New Mexico’s unemployment rate is now 6.7%, the nation’s highest, while the national unemployment rate is 4.3%. (See March 14, 2017 Albuquerque Journal article “NM unemployment rate now nation’s highest” page B-1).
New Mexico employment grew by a paltry 0.1% or by 900 jobs.
Ben Cloutier, spokesman for the State’s Economic Development Department blames our reliance on federal funding and reliance on the oil and gas industry for the states failure to diversify our economy.
The truth is that there has been a complete failure of leadership for the last eight (8) years by the Albuquerque and New Mexico business community as well as our elected officials to do what needs to be done to diversify our economy.
ALBUQUERQUE IS ECONOMIC ENGINE FOR STATE
It is often said that the Albuquerque’s economy is the engine that propels our State economy.
It has been reported that Albuquerque lost 14,900 jobs during the last 10 years, which is roughly 4 jobs a day.
According to one Brookings Institution report, the Albuquerque metro area’s economy was so bad between 2009 and 2014 that it almost fell off the charts of three measures of economic health.
Of the largest 100 metro areas in the U.S., Albuquerque ranked 100th, 99th and 83rd in the three areas measured by the Brookings Institute: Growth, Prosperity and Inclusion.
According to the same Bookings Institute report, economically hobbled cities like Jackson, Miss., and Rochester, New York, fared better than Albuquerque.
Albuquerque ranked 99th for economic growth, 83rd for prosperity and 100th for inclusion, which measures how an area’s poorest residents are doing in the economy.
According to US Census reports, more people are leaving the State than moving in, and our youth are leaving Albuquerque in droves to seek employment with a future elsewhere even after they get their college education at our universities.
Organizations such as the Albuquerque Chamber of Commerce, the Economic Forum and the National Association of Commerce and Industry (NAIOP), the New Mexico Business Coalitions must share some responsibility for having done little next to nothing over the last eight years to attract new businesses to Albuquerque.
When City of Albuquerque Economic Development Director Gary Oppendahl was first hired, he was called a “serial entrepreneur” by the Mayor and maybe he needs to be called a “serial business killer” for his absolute failure when it comes to economic development.
For the past seven years, the City of Albuquerque’s Economic Development Department has not attracted or convinced a single major corporation to relocate to Albuquerque.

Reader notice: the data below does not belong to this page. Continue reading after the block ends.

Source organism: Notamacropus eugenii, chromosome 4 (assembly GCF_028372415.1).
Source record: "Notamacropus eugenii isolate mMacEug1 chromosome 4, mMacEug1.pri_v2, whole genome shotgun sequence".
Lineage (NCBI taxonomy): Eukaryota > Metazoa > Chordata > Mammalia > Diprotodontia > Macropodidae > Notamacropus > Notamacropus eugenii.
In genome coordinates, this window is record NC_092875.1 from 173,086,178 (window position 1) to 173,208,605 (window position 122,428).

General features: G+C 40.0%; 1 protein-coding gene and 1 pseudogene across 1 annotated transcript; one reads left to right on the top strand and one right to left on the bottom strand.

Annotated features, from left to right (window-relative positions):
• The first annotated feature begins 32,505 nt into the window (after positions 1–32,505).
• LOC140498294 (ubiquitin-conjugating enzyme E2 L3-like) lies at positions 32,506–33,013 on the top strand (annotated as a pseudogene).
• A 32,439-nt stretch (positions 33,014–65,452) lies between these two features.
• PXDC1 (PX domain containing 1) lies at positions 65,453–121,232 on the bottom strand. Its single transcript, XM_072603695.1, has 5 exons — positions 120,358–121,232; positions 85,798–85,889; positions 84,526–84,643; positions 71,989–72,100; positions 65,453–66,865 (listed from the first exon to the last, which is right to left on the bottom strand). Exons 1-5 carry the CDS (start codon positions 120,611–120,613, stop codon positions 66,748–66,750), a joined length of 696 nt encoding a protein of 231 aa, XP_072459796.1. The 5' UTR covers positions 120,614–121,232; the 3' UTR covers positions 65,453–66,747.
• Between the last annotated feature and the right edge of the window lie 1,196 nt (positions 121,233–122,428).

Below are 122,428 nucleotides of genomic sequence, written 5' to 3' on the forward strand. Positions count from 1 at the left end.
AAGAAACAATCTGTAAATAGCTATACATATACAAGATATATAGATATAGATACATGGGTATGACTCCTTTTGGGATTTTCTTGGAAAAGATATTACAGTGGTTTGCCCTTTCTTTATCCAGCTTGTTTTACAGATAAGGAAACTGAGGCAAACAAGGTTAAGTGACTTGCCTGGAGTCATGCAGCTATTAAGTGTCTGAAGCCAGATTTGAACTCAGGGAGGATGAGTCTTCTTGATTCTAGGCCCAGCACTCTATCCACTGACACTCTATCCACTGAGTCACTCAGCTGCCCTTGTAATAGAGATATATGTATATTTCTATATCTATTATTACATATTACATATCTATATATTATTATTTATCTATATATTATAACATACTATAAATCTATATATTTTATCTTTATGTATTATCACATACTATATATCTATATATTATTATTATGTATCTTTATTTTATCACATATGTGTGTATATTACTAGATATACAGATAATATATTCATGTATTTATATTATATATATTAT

PUBLIC AND PRIVATE LEADERSHIP REQUIRED
Albuquerque must redefine its identity, take bold and aggressive, calculated risks to attract and create high-paying jobs to keep our youth and talent from leaving.
Albuquerque’s taxpayers must be convinced by its political and business leaders of the importance of investing in major public facilities, construction projects and infra structure for economic development.
Albuquerque can turn our economy around with an aggressive and massive investment to reinvent itself like has been done by great American cities such as Denver, El Paso, Pittsburgh, Oklahoma City, Columbus, and other cities that have invested billions in their communities.
The City of Albuquerque could use financial incentives for economic development such as tax increment districts (TIDS), industrial revenue bonds and even fund an economic development investment program for initial startup funding with claw back provisions.
Improving our schools and vocational systems, reducing dropout rates, are critical to diversifying Albuquerque’s and New Mexico’s economy.
Albuquerque and New Mexico as a community need to voice our demands loud and clear to the New Mexico legislature that it needs to be far more aggressive in improving and funding our education system and fund early childhood care and intervention programs and mental health care programs and start solving the root causes of crime: poverty, poor education system, high unemployment, drug addiction, to mention just a few.
Albuquerque’s economic development efforts need to be better coordinated with our vocational institutions to identify new industries that can be attracted to Albuquerque and insure Albuquerque has the trained work force to accommodate any new industry.
Albuquerque can and must expand and find better ways to use financial incentives for economic development such as tax increment districts (TIDS), industrial revenue bonds, and even fund economic development investment programs such as initial start up funding with claw back provisions.
Albuquerque needs to pursue with a vengeance real growth industries like heath care, transportation and manufacturing, and the film industry to diversify our economy.
Public-private partnerships in the growth industries where ever possible should be encouraged and developed.
Special emphasis and support should be given to Albuquerque’s film industry which is developing, expanding and proving to be very successful in providing well-paying jobs.
The City of Albuquerque needs to partner more with the State of New Mexico wherever possible.
A good first start in partnering with the State is to find a new vision for the State Fair grounds and how that very valuable gem in the center of Albuquerque can be better utilized to serve the Albuquerque community.
Other joint powers agreements can be entered between the City, State and County for the mutual use of facilities.
Our political, business and civic leaders need to show far more backbone and commitment to improving and diversifying Albuquerque’s and New Mexico’s economy.
Otherwise, we are destined to become a dying, dusty southwest city and state without any real potential for growth and better economic times and continued high unemployment rates.